A unique case of eccrine porocarcinoma with pulmonary lymphangitis and pericardial involvement is reported. The clinical course was aggressive, leading to the death of the patient a few months after diagnosis. Certain pathologial markers of clinical aggressiveness were retrospectively investigated: p53 and Ki-67 expression were determined by means of immunohistochemistry. Angiogenesis was assessed by determination of intratumor microvessel density at the vascular 'hot spot' with the anti-CD34 monoclonal antibody and quantitative analysis using computerized image analyzer. Both primary tumor and metastatic lymph node presented immunostaining for p53 and Ki-67, with a higher degree of vascularization in the secondary lesions compared to the primary tumor. Our findings suggest a correlation between tumor vascularization and clinicopathological parameters of aggressiveness in malignant eccrine porocarcinoma. Taking into account the disappointing results of current treatments for metastatic eccrine porocarcinoma, the assay of microvessel density may be helpful in selecting the patients of high risk for recurrence or death who may benefit of anti-angiogenic therapies. ( info)

7/75. Sporotrichoid lymphangitis due to group A streptococcus.

    We describe what is, to our knowledge, the first case of sporotrichoid lymphangitis caused solely by group A streptococcus in an otherwise healthy patient. infection with pyogenic pathogens, such as streptococci and staphylococci, as well as with the most common causes of sporotrichoid lymphangitis (i.e., sporothrix schenkii, nocardia brasiliensis, mycobacterium marinum, and leishmania species) should be considered in differential diagnosis for some patients. ( info)

8/75. Carcinomatous lymphangitis mimicking pulmonary thromboembolism.

    A 41-year-old woman was admitted with rapidly worsening dyspnea. echocardiography disclosed interventricular septal flattening and a markedly decreased left ventricle, although left ventricular contraction remained normal. Computed tomography of the chest demonstrated slightly dilated main pulmonary arteries and fine reticulonodular densities in the lung. Examination of a transbronchial lung biopsy specimen revealed carcinomatous lymphangitis, and the patient died 7 days after admission. The clinical presentation of this patient was difficult to discriminate from that seen with pulmonary thromboembolism. ( info)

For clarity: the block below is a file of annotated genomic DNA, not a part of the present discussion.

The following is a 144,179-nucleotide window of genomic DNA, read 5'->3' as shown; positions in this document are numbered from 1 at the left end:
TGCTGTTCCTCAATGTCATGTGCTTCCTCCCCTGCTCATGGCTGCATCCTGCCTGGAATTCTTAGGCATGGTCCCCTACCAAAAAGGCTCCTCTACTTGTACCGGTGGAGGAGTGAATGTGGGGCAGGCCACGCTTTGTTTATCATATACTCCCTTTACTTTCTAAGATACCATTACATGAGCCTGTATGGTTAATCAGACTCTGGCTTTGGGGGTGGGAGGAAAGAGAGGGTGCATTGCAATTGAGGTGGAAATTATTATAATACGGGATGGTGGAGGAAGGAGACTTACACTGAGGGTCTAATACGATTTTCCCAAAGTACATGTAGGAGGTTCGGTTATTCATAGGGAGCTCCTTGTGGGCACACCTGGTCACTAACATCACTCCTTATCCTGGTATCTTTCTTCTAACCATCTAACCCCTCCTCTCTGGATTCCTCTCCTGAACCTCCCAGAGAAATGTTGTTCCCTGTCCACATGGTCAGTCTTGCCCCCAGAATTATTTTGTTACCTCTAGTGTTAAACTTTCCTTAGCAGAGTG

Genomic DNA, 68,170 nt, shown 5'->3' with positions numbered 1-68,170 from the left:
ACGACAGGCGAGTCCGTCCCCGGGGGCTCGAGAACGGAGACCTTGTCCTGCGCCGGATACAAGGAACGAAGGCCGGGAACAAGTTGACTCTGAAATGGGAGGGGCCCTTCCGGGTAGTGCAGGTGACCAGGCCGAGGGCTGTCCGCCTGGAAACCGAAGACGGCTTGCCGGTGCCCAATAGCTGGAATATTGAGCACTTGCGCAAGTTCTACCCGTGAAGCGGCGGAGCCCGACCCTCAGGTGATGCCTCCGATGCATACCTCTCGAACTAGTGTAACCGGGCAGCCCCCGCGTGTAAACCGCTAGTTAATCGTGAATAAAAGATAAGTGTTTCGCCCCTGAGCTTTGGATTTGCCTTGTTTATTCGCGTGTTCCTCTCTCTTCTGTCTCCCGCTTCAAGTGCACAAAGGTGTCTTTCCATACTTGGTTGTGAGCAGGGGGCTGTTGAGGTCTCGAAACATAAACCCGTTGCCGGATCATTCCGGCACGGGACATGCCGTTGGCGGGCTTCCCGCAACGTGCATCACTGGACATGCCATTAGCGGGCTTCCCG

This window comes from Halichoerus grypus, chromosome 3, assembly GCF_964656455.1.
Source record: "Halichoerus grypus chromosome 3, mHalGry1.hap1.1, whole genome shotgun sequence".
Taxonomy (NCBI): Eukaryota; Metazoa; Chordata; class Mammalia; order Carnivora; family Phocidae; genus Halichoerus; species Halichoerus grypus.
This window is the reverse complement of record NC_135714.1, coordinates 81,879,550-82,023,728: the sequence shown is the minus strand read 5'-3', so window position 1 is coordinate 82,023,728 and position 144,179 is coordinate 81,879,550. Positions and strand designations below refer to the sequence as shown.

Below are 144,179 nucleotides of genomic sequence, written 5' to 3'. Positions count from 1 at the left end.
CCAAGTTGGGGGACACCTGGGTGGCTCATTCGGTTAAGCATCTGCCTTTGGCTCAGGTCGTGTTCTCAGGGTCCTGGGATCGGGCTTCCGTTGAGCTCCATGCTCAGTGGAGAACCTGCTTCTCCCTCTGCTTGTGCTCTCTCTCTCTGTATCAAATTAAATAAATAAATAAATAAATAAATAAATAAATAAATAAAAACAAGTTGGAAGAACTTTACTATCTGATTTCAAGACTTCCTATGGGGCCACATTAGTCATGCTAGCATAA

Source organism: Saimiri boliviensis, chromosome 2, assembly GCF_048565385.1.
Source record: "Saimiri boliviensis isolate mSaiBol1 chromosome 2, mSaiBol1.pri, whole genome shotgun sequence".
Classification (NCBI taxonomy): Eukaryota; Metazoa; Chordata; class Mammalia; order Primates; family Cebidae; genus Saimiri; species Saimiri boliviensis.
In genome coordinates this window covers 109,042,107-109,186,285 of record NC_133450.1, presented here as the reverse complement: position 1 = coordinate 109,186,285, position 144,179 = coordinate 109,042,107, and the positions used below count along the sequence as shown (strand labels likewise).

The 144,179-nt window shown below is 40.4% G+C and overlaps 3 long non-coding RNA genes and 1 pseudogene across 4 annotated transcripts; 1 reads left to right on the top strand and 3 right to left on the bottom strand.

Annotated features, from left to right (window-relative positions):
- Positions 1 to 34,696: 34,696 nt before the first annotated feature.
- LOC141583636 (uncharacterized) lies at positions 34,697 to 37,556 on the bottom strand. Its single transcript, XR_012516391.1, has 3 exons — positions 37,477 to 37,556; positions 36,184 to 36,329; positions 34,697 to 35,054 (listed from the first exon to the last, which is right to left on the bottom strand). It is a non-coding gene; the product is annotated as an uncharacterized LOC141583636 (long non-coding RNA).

9/75. Granulomatous lymphangitis of the scrotum and penis. Report of a case and review of the literature of genital swelling with sarcoidal granulomatous inflammation.

    BACKGROUND: Acquired lymphedema of the genitalia is a rare childhood presentation and is more common in elderly individuals secondary to pelvic/abdomenal malignancy or its therapy or worldwide due to filariasis. OBJECTIVE: Herein, we report a case of a healthy 11-year-old boy who presented with a 1-year history of chronic, asymptomatic scrotal and penile swelling. biopsy revealed edema, lymphangiectases and peri- and intralymphatic sarcoidal type granulomas. This histologic pattern of granulomatous lymphangitis is most commonly associated with orofacial granulomatosis (granulomatous cheilitis and melkersson-rosenthal syndrome) and Crohn's disease. Treatment with topical steroids and physical support has resulted in marked improvement. No systemic disease (Crohn's disease) is evident 1 year later. literature review revealed 44 cases of genital lymphedema with non-infectious granulomas. The majority of these young patients had Crohn's disease, frequently with anal involvement and a minority, both with and without Crohn's disease, had orofacial granulomatosis. CONCLUSIONS: Granulomatous lymphangitis should be considered in the differential diagnosis of chronic idiopathic swelling of the genitalia, particularly in younger individuals. Further clinical examination, additional laboratory studies and close follow-up for co-existing or subsequent development of Crohn's disease should be performed. The overlap between granulomatous lymphangitis of the genitalia, Crohn's disease and orofacial granulomatosis suggest that granulomatous lymphangitis of the genitalia may represent a forme fruste of Crohn's disease. ( info)

10/75. Acute lymphangitis mimicking mechanical neck pain.

    OBJECTIVE: To discuss acute lymphangitis as a potentially serious infection that can mimic mechanical musculoskeletal pain. CLINICAL FEATURES: A 27-year-old male plant worker had right-sided neck pain. Numerous lesions on the patient's scalp were observed, but were not considered to be related to the chief complaint. INTERVENTION AND OUTCOME: Conservative therapy was initiated to address what was thought to be mechanical neck pain. Shortly after the initial visit, it became evident that the source of the neck pain was infection because lymphangitis developed. Antibiotic therapy was initiated and complete resolution of the complaint occurred within 1 week. CONCLUSION: Primary contact practitioners should consider all aspects of the patient history and physical findings when formulating a diagnosis. This is especially important in the case of patients presenting with lymphangitis because mismanagement could have serious consequences. The importance of a good patient history and team approach to care is demonstrated by this case. ( info)